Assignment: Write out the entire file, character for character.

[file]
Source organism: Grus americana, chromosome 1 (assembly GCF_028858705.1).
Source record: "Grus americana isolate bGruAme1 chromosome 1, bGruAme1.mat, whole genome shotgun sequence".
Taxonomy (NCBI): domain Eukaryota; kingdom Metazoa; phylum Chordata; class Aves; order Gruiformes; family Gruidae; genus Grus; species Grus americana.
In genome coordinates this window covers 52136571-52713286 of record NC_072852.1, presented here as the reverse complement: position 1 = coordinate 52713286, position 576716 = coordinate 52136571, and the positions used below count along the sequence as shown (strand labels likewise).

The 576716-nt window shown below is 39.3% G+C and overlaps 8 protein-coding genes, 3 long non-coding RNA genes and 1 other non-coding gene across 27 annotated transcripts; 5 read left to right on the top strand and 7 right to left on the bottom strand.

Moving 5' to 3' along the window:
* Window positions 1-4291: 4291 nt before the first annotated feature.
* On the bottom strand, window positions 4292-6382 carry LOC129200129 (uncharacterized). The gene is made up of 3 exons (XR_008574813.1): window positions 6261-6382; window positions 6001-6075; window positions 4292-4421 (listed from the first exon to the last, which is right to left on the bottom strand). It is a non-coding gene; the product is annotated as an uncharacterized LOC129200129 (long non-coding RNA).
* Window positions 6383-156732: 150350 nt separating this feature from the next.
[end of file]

Source organism: Grus americana, chromosome 1 (assembly GCF_028858705.1).
Source record: "Grus americana isolate bGruAme1 chromosome 1, bGruAme1.mat, whole genome shotgun sequence".
Taxonomy (NCBI): domain Eukaryota; kingdom Metazoa; phylum Chordata; class Aves; order Gruiformes; family Gruidae; genus Grus; species Grus americana.
In genome coordinates this window covers 52136571-52713286 of record NC_072852.1, presented here as the reverse complement: position 1 = coordinate 52713286, position 576716 = coordinate 52136571, and the positions used below count along the sequence as shown (strand labels likewise).

The 576716-nt window shown below is 39.3% G+C and overlaps 8 protein-coding genes, 3 long non-coding RNA genes and 1 other non-coding gene across 27 annotated transcripts; 5 read left to right on the top strand and 7 right to left on the bottom strand.

Moving 5' to 3' along the window:
* Window positions 1-4291: 4291 nt before the first annotated feature.
* On the bottom strand, window positions 4292-6382 carry LOC129200129 (uncharacterized). The gene is made up of 3 exons (XR_008574813.1): window positions 6261-6382; window positions 6001-6075; window positions 4292-4421 (listed from the first exon to the last, which is right to left on the bottom strand). It is a non-coding gene; the product is annotated as an uncharacterized LOC129200129 (long non-coding RNA).
* Window positions 6383-156732: 150350 nt separating this feature from the next.